htpasswd /usr/local/apache/passwd/wwwpasswd teleyapper

There are separate web pages depending upon whether you wish to upload CSV or XML data. For CSV data, the web address is http://ipaddress/appt-reminders/uploadcsv/. For XML data, the web address is http://ipaddress/appt-reminders/uploadxml/. Substitute the private IP address of your Asterisk server for ipaddress. Here's a sample of the CSV web form. You can, of course, substitute your own logo on the right if desired.

CSV Web Form

Other TeleYapper 5.0 Config Options. In addition to the boilerplate text for TeleYapper calls, there are a number of other settings which can be adjusted to meet your individual requirements.

The database settings should never need adjusting so just leave them alone. They look like this:

$db="reminders";
$fi="reminders";
$dbuser="root";
$dbpass="passw0rd";

You can manually set a starting and ending time to begin and end the calling sequence for a particular upload. Never set these in the default configuration! Only set them in a config file to be uploaded. If the entries are blank, calls will commence shortly after the upload completes and will end when all of the entries have been processed. Note that there is no current flexibility to schedule individual calls based upon the time of the appointment. This typically would be handled by selecting particular records for processing in your primary database. For example, for medical appointments, you would select records in which an appointment is scheduled for tomorrow and then upload the list to TeleYapper which would place the calls today. We probably will expand this functionality down the road, but it's not there yet. So it's up to you to upload call lists which basically are ripe for calling now.

If you wish to use the $startcalls and $endcalls features in your custom config files, the syntax should look like this: YYYYMMDD,HHMM where YYYY is a 4-digit year, MM is a 2-digit month, DD is a 2-digit day of the month, HH is the 2-digit hour based upon a 24-hour clock (aka Military Time), and MM is the 2-digit minute. Note that calls will not end precisely at the $endcalls time. Any existing calls already in process will be completed including redials and calls to an alternate $phone2 number. This process can take up to 10 minutes to complete.

CAUTION: Be very careful using the $startcalls option! Nothing precludes your scheduling a thousand reminder calls to kick off at 0200 which is 2 a.m. Not really a good thing if job security matters to you.

To restart the calling process on the following day, log into your server as root and switch to the /var/www/html/appt-reminders directory. Then edit config.php and adjust the $startcalls and $endcalls for the remaining calls. Then run: ./gen-calls.php. Any existing database entry with a status=0 will be called when the calling process resumes. You can monitor the calling process by running: ./showcalls.sh. Press Ctrl-C to terminate the call display. It usually takes a minute or two for the first call to be placed.

$callerid is used to set the CallerID of outbound calls if your telephony provider supports it.

$trunk is used to set the outbound dialing trunk for calls. The default works for most purposes.

$channel is used to set the outbound dialing channel for calls. The default works for most purposes.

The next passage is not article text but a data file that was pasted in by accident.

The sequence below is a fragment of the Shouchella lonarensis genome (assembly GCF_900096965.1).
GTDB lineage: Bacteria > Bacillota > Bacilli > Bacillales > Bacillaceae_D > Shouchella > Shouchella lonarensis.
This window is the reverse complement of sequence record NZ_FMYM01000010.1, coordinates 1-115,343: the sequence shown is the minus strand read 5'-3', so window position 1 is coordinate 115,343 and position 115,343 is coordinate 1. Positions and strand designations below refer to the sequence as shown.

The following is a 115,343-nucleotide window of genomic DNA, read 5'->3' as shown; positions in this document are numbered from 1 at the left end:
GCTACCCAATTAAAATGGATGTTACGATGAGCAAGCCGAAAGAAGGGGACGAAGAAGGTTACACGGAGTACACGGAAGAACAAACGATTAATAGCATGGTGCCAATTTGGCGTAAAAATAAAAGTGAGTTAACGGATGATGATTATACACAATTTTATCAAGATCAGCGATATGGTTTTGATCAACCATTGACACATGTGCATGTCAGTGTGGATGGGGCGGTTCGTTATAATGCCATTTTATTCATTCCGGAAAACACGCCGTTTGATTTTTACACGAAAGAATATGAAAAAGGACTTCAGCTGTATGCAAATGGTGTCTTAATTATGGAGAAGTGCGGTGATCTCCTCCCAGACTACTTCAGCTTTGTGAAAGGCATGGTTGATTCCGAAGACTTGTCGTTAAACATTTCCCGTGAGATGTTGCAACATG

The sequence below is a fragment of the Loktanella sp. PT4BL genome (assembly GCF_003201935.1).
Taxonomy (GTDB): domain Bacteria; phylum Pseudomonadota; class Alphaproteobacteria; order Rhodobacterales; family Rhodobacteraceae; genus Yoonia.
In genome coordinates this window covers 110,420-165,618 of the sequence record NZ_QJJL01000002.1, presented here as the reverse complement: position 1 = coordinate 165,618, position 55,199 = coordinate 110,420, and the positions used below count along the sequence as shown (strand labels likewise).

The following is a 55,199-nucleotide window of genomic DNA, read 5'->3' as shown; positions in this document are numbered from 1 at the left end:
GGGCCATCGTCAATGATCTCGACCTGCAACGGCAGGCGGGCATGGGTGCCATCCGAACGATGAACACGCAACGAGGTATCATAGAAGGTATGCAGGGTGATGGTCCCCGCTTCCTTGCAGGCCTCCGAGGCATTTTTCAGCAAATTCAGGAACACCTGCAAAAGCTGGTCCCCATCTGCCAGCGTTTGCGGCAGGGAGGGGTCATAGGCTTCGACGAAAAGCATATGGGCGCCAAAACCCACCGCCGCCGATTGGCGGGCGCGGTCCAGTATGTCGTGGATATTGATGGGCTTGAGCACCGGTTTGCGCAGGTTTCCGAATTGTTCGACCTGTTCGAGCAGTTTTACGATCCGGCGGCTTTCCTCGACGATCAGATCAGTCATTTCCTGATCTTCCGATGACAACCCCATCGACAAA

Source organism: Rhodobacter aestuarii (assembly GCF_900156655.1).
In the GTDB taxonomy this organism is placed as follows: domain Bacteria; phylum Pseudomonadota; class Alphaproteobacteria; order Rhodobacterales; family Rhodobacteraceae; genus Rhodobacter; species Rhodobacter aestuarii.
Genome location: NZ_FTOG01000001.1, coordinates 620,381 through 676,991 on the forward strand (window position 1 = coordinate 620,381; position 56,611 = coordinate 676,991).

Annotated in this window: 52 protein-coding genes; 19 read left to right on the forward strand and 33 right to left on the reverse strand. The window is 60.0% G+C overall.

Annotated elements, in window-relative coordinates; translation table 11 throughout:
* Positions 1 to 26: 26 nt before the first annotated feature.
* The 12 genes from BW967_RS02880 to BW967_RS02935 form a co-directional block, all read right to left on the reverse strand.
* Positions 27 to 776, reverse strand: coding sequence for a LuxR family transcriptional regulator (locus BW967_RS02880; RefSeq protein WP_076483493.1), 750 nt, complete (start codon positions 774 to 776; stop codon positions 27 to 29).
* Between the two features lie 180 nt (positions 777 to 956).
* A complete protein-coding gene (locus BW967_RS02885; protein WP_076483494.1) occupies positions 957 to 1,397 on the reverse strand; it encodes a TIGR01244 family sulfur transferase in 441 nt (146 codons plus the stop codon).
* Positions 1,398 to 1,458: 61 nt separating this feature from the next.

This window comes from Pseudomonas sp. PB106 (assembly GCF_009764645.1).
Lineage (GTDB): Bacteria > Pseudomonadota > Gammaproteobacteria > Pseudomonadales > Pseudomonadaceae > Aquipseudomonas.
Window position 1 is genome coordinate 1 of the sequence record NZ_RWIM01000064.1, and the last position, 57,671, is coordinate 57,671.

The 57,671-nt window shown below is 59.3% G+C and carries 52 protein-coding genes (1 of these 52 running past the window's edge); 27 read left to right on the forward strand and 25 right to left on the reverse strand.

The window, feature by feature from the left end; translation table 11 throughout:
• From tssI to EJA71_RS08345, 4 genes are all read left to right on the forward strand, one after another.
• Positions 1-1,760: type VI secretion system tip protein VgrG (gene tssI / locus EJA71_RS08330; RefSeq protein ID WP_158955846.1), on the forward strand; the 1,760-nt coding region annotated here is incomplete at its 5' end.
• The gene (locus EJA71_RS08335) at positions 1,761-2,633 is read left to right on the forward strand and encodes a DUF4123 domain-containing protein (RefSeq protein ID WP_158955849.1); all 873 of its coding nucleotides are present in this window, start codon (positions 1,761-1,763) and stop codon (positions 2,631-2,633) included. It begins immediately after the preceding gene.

$maxcalls and $spacing are used to set the number of simultaneous calls and spacing between calls respectively. Be very careful with these settings. You must have sufficient outbound trunks to handle the number of simultaneous calls you schedule with $maxcalls, or you will get circuit busy conditions which are recorded as calls to busy numbers. Keep in mind that TeleYapper tries every call twice with 2 minutes of separation. So, if you only have two outbound trunks, don't set $maxcalls above 1, or you will get trunk busy conditions whenever original calls to an individual fail, i.e. line busy or no answer situations. In addition, remember that TeleYapper 5.0 supports a second phone number for each called party. These are triggered whenever the original two calls to the primary number fail and must also be considered in setting $maxcalls properly. If your logs show a disproportionate number of failed calls (status=0), this may be a tell-tale sign of trunk busy conditions.

$waittime is the number of seconds a call to any given number will ring. 45 seconds is about 7 rings.

$email is the email address that will be used to send the logs at the completion of the calling process. $chose1email through $chose5email are the optional email addresses if you want instantaneous feedback on certain types of status results. This means you get an immediate email if a certain call results in a certain status code. Leave the ones blank for $status conditions on which you want no immediate feedback and simply wait for the logs to arrive.

$csvreport and $xmlreport are used to set which type of completion report you wish to receive. If you want both of them, set them both to 1. Otherwise, set the one you don't want to 0.

The Old Fashioned Way. For those of you that preferred the older method of entering data directly into MySQL, you still can use phpMyAdmin or some other front-end tool to enter the data directly into the reminders.reminders table. Just leave the id field blank since it automatically gets generated by MySQL. And either leave the status and failedcalls fields blank or set them to 0. They also are system-generated. Once you have your data in place, log into your server as root, and...

cd /var/www/html/appt-reminders